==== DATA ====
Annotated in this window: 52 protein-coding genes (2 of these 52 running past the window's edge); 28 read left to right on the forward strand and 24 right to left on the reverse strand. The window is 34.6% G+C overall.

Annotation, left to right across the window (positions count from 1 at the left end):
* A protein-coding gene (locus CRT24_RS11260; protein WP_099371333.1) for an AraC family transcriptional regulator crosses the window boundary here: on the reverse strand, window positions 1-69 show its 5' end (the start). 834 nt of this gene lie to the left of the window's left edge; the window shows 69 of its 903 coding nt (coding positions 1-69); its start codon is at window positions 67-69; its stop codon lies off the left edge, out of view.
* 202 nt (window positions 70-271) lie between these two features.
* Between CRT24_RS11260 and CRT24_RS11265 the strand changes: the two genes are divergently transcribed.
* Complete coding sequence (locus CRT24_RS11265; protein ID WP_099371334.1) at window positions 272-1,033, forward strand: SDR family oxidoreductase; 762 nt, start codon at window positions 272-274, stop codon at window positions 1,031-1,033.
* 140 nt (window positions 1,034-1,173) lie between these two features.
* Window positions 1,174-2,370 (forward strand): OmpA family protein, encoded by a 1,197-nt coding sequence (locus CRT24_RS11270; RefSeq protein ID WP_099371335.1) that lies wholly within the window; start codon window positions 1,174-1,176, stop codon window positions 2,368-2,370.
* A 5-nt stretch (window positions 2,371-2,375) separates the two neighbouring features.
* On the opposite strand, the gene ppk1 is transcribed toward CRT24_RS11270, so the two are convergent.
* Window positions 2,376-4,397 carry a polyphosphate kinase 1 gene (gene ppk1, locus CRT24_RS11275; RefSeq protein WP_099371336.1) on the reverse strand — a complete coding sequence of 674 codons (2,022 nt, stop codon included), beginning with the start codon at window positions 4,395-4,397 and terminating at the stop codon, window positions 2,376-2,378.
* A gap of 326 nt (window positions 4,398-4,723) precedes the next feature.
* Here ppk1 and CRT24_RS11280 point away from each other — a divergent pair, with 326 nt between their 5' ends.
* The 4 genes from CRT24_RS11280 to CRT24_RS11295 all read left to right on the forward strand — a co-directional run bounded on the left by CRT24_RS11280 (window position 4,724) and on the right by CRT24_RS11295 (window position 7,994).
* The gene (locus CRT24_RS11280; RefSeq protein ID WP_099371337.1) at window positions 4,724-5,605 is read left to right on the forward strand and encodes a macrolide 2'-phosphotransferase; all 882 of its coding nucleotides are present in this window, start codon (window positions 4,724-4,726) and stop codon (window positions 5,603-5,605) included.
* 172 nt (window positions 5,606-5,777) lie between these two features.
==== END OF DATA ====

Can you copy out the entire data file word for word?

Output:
Annotated in this window: 52 protein-coding genes (2 of these 52 running past the window's edge); 28 read left to right on the forward strand and 24 right to left on the reverse strand. The window is 34.6% G+C overall.

Annotation, left to right across the window (positions count from 1 at the left end):
* A protein-coding gene (locus CRT24_RS11260; protein WP_099371333.1) for an AraC family transcriptional regulator crosses the window boundary here: on the reverse strand, window positions 1-69 show its 5' end (the start). 834 nt of this gene lie to the left of the window's left edge; the window shows 69 of its 903 coding nt (coding positions 1-69); its start codon is at window positions 67-69; its stop codon lies off the left edge, out of view.
* 202 nt (window positions 70-271) lie between these two features.
* Between CRT24_RS11260 and CRT24_RS11265 the strand changes: the two genes are divergently transcribed.
* Complete coding sequence (locus CRT24_RS11265; protein ID WP_099371334.1) at window positions 272-1,033, forward strand: SDR family oxidoreductase; 762 nt, start codon at window positions 272-274, stop codon at window positions 1,031-1,033.
* 140 nt (window positions 1,034-1,173) lie between these two features.
* Window positions 1,174-2,370 (forward strand): OmpA family protein, encoded by a 1,197-nt coding sequence (locus CRT24_RS11270; RefSeq protein ID WP_099371335.1) that lies wholly within the window; start codon window positions 1,174-1,176, stop codon window positions 2,368-2,370.
* A 5-nt stretch (window positions 2,371-2,375) separates the two neighbouring features.
* On the opposite strand, the gene ppk1 is transcribed toward CRT24_RS11270, so the two are convergent.
* Window positions 2,376-4,397 carry a polyphosphate kinase 1 gene (gene ppk1, locus CRT24_RS11275; RefSeq protein WP_099371336.1) on the reverse strand — a complete coding sequence of 674 codons (2,022 nt, stop codon included), beginning with the start codon at window positions 4,395-4,397 and terminating at the stop codon, window positions 2,376-2,378.
* A gap of 326 nt (window positions 4,398-4,723) precedes the next feature.
* Here ppk1 and CRT24_RS11280 point away from each other — a divergent pair, with 326 nt between their 5' ends.
* The 4 genes from CRT24_RS11280 to CRT24_RS11295 all read left to right on the forward strand — a co-directional run bounded on the left by CRT24_RS11280 (window position 4,724) and on the right by CRT24_RS11295 (window position 7,994).
* The gene (locus CRT24_RS11280; RefSeq protein ID WP_099371337.1) at window positions 4,724-5,605 is read left to right on the forward strand and encodes a macrolide 2'-phosphotransferase; all 882 of its coding nucleotides are present in this window, start codon (window positions 4,724-4,726) and stop codon (window positions 5,603-5,605) included.
* 172 nt (window positions 5,606-5,777) lie between these two features.